It’s a pity The Australian seems to have have missed the story everyone else is covering about Qantas’s involvement in drafting union-banning laws for the Fiji government, as it suggests a shortcut to the “labour market flexibility” sought by Qantas and favoured by The Australian’s commentariat: just install a military dictatorship.
Regarding the recent whining from retailers about having to pay their staff: retail is driven by demand, which is driven by wages. Every business wants low-paid workers, but high-paid customers – as long as they’re paid by someone else. Every worker you pay less will buy less at someone else’s shop, every worker they pay less will buy less at yours. It’s a downward spiral you don’t want to start.
That the ACTU sensibly prioritises the two-thirds of students who attend government schools does not justify your claims of its “remoteness from the values of mainstream working Australians and its increasing capture by activists on the political fringe” (“Independent teachers have a right to defend schools”, The Australian, 6/7). Australia’s oxymoronic public funding of private schools, a global oddity and probably unconstitutional, has become a sacred cow, but suburb for suburb, educational results are the same, while private schools’ double-dip funding means they have nicer buildings. Accusing those who do not want to extend this privilege further of “class war” and even religious discrimination is hysterical nonsense.
The private school union may take their bat and ball and go home, but neither “mainstream working Australians” nor anyone else believe that those who have made special private arrangements for themselves can expect everyone else to pay for them.
The Australian opines that “It is not tenable that Australian retailers trading after 6pm should pay almost three times the hourly rate…in the US” (“Retailers put strong case for workplace reforms”, 20/6). As the U.S. minimum wage is currently $6.86 per hour, I would say it is not only tenable, but necessary.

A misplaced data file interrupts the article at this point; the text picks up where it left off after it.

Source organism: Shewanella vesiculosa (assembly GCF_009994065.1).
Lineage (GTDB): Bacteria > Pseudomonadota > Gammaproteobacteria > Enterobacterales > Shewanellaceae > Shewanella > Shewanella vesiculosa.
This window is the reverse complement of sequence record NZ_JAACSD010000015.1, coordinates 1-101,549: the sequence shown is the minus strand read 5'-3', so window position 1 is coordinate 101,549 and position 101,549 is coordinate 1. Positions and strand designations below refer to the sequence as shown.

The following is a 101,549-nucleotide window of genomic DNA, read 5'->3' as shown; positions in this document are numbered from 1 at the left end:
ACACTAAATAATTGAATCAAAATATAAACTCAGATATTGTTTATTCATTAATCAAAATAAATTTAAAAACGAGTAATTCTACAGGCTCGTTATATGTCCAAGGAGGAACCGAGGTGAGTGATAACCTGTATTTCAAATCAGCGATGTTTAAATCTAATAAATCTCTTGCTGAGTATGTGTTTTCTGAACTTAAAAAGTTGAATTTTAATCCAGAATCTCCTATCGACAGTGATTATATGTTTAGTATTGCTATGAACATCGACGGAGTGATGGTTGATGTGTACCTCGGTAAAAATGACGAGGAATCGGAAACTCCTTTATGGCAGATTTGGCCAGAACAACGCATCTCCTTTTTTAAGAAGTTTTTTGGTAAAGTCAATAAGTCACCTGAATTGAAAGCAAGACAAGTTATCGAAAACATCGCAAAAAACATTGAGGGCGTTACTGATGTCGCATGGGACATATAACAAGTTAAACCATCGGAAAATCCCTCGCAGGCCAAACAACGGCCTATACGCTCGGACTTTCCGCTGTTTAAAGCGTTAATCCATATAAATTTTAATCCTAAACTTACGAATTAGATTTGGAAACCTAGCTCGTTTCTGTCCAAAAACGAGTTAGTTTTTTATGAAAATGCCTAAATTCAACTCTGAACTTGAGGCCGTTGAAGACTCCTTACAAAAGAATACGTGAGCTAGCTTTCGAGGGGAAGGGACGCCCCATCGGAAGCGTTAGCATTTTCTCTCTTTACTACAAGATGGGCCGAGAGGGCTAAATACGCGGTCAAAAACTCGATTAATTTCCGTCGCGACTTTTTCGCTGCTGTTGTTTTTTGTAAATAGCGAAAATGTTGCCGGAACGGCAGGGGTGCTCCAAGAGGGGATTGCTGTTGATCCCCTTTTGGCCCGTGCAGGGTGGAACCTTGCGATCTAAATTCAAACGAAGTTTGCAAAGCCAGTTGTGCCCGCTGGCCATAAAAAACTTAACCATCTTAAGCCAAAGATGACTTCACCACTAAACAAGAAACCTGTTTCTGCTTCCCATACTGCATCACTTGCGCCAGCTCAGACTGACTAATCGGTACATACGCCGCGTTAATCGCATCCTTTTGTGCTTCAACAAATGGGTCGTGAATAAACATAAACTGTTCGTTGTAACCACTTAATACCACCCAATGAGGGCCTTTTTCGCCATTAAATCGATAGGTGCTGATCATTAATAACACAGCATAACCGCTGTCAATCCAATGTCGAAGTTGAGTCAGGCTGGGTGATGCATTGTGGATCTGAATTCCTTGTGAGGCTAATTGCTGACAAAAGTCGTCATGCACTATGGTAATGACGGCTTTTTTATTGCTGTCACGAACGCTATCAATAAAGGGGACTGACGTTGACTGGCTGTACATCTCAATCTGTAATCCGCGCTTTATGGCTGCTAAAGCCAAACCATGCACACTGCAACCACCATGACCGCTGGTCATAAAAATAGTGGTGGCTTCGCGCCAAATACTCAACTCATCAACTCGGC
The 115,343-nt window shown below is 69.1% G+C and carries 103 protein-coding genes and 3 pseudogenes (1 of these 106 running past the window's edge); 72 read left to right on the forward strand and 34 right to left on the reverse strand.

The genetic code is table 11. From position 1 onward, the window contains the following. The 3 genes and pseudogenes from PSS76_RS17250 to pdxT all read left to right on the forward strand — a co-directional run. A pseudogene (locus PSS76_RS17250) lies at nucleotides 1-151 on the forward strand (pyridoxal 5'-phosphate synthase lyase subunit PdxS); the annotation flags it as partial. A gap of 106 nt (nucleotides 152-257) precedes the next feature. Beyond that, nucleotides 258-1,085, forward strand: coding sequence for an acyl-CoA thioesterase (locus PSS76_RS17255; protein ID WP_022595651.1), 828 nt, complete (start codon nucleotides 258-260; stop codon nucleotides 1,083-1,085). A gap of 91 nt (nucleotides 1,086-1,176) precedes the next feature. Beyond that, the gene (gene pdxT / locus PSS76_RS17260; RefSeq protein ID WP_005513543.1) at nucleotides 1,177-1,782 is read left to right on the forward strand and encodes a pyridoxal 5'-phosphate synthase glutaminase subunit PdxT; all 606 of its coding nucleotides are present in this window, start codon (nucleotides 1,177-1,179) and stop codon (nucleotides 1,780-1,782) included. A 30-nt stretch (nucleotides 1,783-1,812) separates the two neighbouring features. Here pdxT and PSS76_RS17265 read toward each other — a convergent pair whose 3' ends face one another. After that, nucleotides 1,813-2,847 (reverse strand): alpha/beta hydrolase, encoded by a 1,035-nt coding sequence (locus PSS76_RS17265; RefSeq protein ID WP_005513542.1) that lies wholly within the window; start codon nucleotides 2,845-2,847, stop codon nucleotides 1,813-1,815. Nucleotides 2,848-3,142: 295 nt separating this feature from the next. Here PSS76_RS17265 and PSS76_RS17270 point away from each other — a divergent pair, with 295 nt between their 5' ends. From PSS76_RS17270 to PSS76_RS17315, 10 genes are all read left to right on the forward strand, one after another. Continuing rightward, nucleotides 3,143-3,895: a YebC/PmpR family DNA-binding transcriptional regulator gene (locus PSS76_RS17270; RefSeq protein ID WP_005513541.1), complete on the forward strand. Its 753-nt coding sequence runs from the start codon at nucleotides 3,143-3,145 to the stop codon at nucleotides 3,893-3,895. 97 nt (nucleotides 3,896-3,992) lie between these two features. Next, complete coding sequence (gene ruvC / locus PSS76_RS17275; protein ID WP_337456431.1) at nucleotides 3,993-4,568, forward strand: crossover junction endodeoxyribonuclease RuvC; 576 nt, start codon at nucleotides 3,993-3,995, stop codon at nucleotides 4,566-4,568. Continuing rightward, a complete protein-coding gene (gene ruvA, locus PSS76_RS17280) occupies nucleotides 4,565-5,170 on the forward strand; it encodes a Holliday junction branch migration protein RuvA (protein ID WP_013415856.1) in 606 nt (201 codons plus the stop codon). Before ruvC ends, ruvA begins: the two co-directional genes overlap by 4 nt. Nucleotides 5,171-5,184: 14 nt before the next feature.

Unions have offered to trade penalties for higher base rates, but employers decline because variable rates give them scope to control costs. It is thus clear that “flexibility” is simply code for lower wages.
Why does Imre Salusinszky (“Public sector pay cuts are just the start”, The Australian, 3/6) think that NSW public sector wages growth of 21% since 1997 needs to be brought “under control”, when the CPI over same period rose double that amount? His point that this wages growth is “almost double” the private sector’s is only more evidence that Australian wage-earners are being robbed of their share of the nation’s prosperity – just a little less so in the public sector.
Judith Sloane (The Australian, 31/5) makes much use of the term “flexible”, which in the free-market lexicon is Orwellian code for “employer calls the shots”, because in practice a negotiation between individual workers and their employer is going to be very one-sided. Sloane describes this as “modern”, but “feudal” would be more descriptive.
It is for this very reason that workers form into unions, who are then in a position to negotiate on a more equal footing. And rather than fight the same battles over and over, both sides agree to set down awards. If awards were abolished altogether as Sloane wishes, the only way to stop them re-emerging would be to introduce undemocratic anti-union legislation. This is far too high a price for “flexibility”.
Clearly it has been a long time since Sloane has worked for anyone else, if she really believes the labour market has become more inflexible. What is actually happening out here is very different: permanent jobs are disappearing and being replaced by casual jobs, casual jobs in turn are being turned into phoney contractor arrangements so employers can sidestep their obligations, and dump their entrepreneurial risk onto their employees’ laps.
The Australian’s advice to the Labor Party (“Labor should return to workers”, 26/3) shows a touching concern for workers’ rights. I hope this means The Australian will now eschew its long-held anti-union stance, recently exemplified by attacks on Qantas workers’ campaigns for job security.
When did job security stop being a legitimate IR issue and become “so-called ‘job security'” (“Unions must not dictate hiring”, 23/3)? The repeated use of gratuitous quotation marks shows The Australian’s contempt for the concept, and it seems, for the right to withdraw labor to protect such concepts. The latter has been a hallmark of democracy for over a century and not, as they imply, a recent product of the Fair Work Act.
There has been an early-campaign media flurry over the six teenagers who lost their two-hour after school shifts because “union rules say they have to work at least three hours”. But there is nothing to prevent these kids from working only two hours, apart from the refusal of their employers to pay them for three. Continue reading